- Emulsions: A dispersion obtained by shaking two immiscible (or) partly miscible liquids gives a liquid-liquid colloidal system known as emulsion. Its types are
(a) Oil in Water (O/W) type: Water is dispersion medium.
(b) Water in Oil (W/O) type: Oil is dispersion medium.
(a) For O/W type: gums, soaps, detergents, proteins, etc.
(b) For W/O type: long chain alcohols, metal salts of fatty acids etc.
(a) O/W type: day face creams, vanishing creams, milk etc.
(b) W/O type: Cold creams.
- Demulsification: Separation of emulsion into its components by freezing, boiling, centrifugation, electrophoresis, etc. is called demulsification.
(a) As medicine: Cough syrups; cod liver oil etc
(b) As disinfectant: Dettol, lyzol, etc, produce emulsion in water.
(c) Digestion of fats and oils in intenstine is basically digestion of emulsions of fats and oils by the attack of enzymes.
(d) Cleansing action of soap: Grease, dirts, lipids are converted to emulsions by soap and detergents (Micelles formation) for their removal from surfaces of clothes, utensils etc.
(a) Dye test: If an oil soluble dye is shaken with emulsion and a drop is seen under microscope, the appearance of homogeneous colour shows W/O type emulsion, otherwise O/W type.
(b) Electrical conductivity: O/W type emulsions show much higher electrical conductivity than W/O type emulsions
(c) Spreading test: W/O type emulsions easily spread on the surface of oil.
(d) Dilution test: O/W emulsions can be easily diluted with water eg. milk.
- GELS: These are "liquid in solid" semi solid colloidal system with water mainly as dispersed phase. Cheese jellies, butter, silica gel, jam, curd, agar-agar, boot-polish etc. are common examples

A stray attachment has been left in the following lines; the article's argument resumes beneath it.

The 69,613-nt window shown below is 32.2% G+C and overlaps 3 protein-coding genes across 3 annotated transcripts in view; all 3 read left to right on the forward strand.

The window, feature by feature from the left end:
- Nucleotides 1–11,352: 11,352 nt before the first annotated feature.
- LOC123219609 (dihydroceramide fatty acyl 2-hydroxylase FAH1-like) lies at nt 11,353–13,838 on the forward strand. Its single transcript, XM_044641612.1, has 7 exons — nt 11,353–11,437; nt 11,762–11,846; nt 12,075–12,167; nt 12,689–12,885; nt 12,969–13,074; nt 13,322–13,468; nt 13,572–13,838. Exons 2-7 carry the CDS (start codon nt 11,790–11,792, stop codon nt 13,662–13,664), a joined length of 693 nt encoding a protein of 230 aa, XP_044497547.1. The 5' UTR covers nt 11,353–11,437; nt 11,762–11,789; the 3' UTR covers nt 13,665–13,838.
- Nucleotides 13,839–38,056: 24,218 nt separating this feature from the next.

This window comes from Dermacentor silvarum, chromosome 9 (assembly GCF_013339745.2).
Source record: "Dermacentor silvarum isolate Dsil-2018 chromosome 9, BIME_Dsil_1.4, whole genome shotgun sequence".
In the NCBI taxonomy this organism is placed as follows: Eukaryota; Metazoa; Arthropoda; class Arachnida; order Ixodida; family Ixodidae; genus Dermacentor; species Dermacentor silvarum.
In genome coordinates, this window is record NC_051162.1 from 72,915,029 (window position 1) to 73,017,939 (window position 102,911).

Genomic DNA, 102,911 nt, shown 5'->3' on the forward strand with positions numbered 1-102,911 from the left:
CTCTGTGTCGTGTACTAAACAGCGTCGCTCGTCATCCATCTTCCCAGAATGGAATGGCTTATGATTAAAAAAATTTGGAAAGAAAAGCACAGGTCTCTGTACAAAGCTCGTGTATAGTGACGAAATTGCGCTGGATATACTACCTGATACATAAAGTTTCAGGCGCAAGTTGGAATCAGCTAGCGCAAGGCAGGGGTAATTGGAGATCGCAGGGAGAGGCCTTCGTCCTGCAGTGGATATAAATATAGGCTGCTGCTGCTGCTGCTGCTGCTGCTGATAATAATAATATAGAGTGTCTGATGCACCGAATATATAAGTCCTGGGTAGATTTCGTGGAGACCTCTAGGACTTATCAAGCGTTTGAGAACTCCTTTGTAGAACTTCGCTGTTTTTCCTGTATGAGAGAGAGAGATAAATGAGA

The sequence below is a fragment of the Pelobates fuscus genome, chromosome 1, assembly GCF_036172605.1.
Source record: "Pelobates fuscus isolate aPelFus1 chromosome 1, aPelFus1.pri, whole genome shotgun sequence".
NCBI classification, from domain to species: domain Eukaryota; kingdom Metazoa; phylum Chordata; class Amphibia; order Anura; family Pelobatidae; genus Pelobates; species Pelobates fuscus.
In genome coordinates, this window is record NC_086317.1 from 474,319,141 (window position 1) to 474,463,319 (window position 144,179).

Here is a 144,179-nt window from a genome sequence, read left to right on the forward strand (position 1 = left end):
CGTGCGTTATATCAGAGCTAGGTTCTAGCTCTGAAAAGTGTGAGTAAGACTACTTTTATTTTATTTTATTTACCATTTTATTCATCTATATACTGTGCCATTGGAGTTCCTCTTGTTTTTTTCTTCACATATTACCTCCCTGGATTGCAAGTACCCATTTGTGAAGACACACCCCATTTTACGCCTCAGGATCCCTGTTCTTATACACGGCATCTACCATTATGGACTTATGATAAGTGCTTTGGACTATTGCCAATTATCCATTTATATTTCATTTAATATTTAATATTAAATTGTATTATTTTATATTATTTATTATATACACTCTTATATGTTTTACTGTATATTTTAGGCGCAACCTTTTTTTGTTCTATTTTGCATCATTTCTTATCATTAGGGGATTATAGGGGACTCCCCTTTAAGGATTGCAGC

|S.No||Elastic gels||Non-elastic gels|
|1.||These gels change to solid mass on dehydration and again be converted to original form by adding water and subsequent heating (or) cooling. It is called thixotropy.||These gels can be converted to solid mass but cannot be converted to the original form by adding water followed by adding water followed by heating (or) cooling.|
|2.||These can easily absorb water and swell. The phenomenon is called assimilation.||These do not show the property of assimilation.|
|3.||Common example are gelatin, agar-agar etc.||Most common examples are boot-polish, silica gel etc|
- (b) Imbibition: The property of a gel to absorb a definite quantity of water and to increase its volume is called imbibition (or) swelling.
- (c) Weeping or syneresis of gel: On cutting, a gel loses some liquid held by it. The phenomenon is called weeping or syneresis of gel.
View the Topic in this Video from 0:08 to 6:55
Disclaimer: Compete.etutor.co may from time to time provide links to third party Internet sites under their respective fair use policy and it may from time to time provide materials from such third parties on this website. These third party sites and any third party materials are provided for viewers convenience and for non-commercial educational purpose only. Compete does not operate or control in any respect any information, products or services available on these third party sites. Compete.etutor.co makes no representations whatsoever concerning the content of these sites and the fact that compete.etutor.co has provided a link to such sites is NOT an endorsement, authorization, sponsorship, or affiliation by compete.etutor.co with respect to such sites, its services, the products displayed, its owners, or its providers.